Now in its second sequel, The Neverending Transfer Saga continues to limp along.
At the moment, New York Red Bulls playmaker Alejandro “Kaku” Gamarra appears to be staying put. The Paraguayan international spoke with Argentine publication Queremos Del Sur and provided some insight into the current transfer dealings. The news is that...there is no news, with clubs failing to submit a high enough offer.
“Other teams have called me and have also gone to Red Bull but no agreement was reached,” said Gamarra. “There were several clubs that wanted to take me and could not finalize the negotiation.”
The last update of a potential move was on December 27th. Súper Deportivo revealed Club Tijuana of Liga MX offered a fee of three million dollars with an additional $500,000 in incentives and a 20% sell-on clause. This revelation came on the heels of a report from ESPN Digital that named Xolos and “some Arab and Argentine teams” as potential suitors.
The now-26-year-old began his career with Argentina Primera División club Huracán before moving to the New York Red Bulls in February of 2018. The deal was reportedly worth $6.25 million in exchange for 80% of his rights. While possessing a desire to once again play in his home country (Gamarra is a native of the greater Buenos Aires area) there is no plan to return in the immediate future.
The Red Bulls clearly rate Kaku’s value at a much higher amount than clubs are willing to pay. In January of 2019, New York reportedly wanted $10 million from Club América. While the desired fee is likely lower after two underwhelming seasons, ownership is not going to let the Designated Player leave at a premium. Any team hoping for a bargain will walk away from the negotiation table sorely disappointed.
Further compounding issues is Kaku’s frustration with his contract renewal. The Red Bulls triggered a team option following the 2020 season, which reports described as a two-year extension. Unilateral contract extensions are controversial, but so far neither the player nor his agent have challenged the deal, pushed for free agency, or forced a deal following in the footsteps of Camilo Sanvezzo or Cyle Larin. As it stands, the Ciudadela native may stick with the club for at least another six months.
When asked about the quality of his current league, Kaku was complimentary. “MLS soccer is growing a lot and becoming very competitive,” he told writer Romina de la Fuente. “I think everything changed when it came to buying players, unlike before they had bigger players, now they have young players with a lot of quality. It became very physical and you have more spaces. It is a very nice experience in a league that is growing.”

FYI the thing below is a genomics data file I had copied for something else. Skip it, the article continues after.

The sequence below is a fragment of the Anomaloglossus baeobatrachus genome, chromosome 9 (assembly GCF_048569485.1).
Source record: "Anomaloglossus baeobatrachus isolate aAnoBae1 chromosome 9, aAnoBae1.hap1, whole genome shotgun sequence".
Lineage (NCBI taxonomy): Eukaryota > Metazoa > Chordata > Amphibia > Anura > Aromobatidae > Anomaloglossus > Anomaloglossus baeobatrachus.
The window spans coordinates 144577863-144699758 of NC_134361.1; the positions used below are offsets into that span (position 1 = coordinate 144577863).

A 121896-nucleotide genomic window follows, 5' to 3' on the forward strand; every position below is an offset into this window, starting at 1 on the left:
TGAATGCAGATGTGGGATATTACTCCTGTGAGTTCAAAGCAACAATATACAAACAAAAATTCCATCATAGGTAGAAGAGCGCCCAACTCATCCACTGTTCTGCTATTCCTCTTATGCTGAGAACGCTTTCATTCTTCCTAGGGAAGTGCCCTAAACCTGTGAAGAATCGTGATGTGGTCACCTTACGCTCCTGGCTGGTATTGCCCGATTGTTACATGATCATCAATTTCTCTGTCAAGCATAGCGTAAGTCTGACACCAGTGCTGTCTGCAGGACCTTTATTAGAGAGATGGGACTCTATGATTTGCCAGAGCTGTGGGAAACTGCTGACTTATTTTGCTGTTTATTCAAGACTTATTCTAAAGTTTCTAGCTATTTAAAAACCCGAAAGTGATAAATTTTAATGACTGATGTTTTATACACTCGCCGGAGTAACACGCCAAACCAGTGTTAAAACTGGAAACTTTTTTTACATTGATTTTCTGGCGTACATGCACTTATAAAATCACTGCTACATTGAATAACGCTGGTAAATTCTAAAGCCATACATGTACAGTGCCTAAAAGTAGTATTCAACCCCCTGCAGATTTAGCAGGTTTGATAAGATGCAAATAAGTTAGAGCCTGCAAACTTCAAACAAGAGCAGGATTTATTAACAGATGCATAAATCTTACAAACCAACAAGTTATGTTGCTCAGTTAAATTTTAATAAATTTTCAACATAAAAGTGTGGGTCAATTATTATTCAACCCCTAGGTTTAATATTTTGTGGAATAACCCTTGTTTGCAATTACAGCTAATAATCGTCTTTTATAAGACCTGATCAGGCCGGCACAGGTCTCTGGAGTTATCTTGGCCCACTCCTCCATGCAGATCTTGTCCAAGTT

Despite the kind words, Kaku seems to want a new experience at a different club. He struggled to fit under the tactics of former manager Chris Armas, coming nowhere close to the production of his first half-season under Jesse Marsch. While the recently hired Gerhard Struber brings direct, vertical tactics more conducive to the desires of the wantaway midfielder, perhaps a clean break would be the best result for both parties.
However, if teams are not going to submit substantial offers, the Red Bulls would be right to stick to their player under contract. While the club might not receive the once-desired $10 million, some sort of profit is necessary to make the transfer worthwhile. According to the 2020 MLS Roster Rules and Regulations, a club can only add up to $1 million in General Allocation Money to the salary cap “after the club has received 100% of its out-of-pocket investment.” If a sum greater than the original $6.25 million cannot be secured – and based on Xolos’ offer, it might not – then New York’s interests would be best served by an intraleague trade for allocation money. That option surrenders a lot of money, which is thoroughly unpalatable from the budgetary perspective of corporate bean counters.
There is still a lot of time left in the transfer window and apparently on Kaku’s contract. A few twists and turns would be of no surprise as we draw ever closer to answering the eternal question of “Will Kaku stay or leave?” At this point, it’s become an almost yearly routine.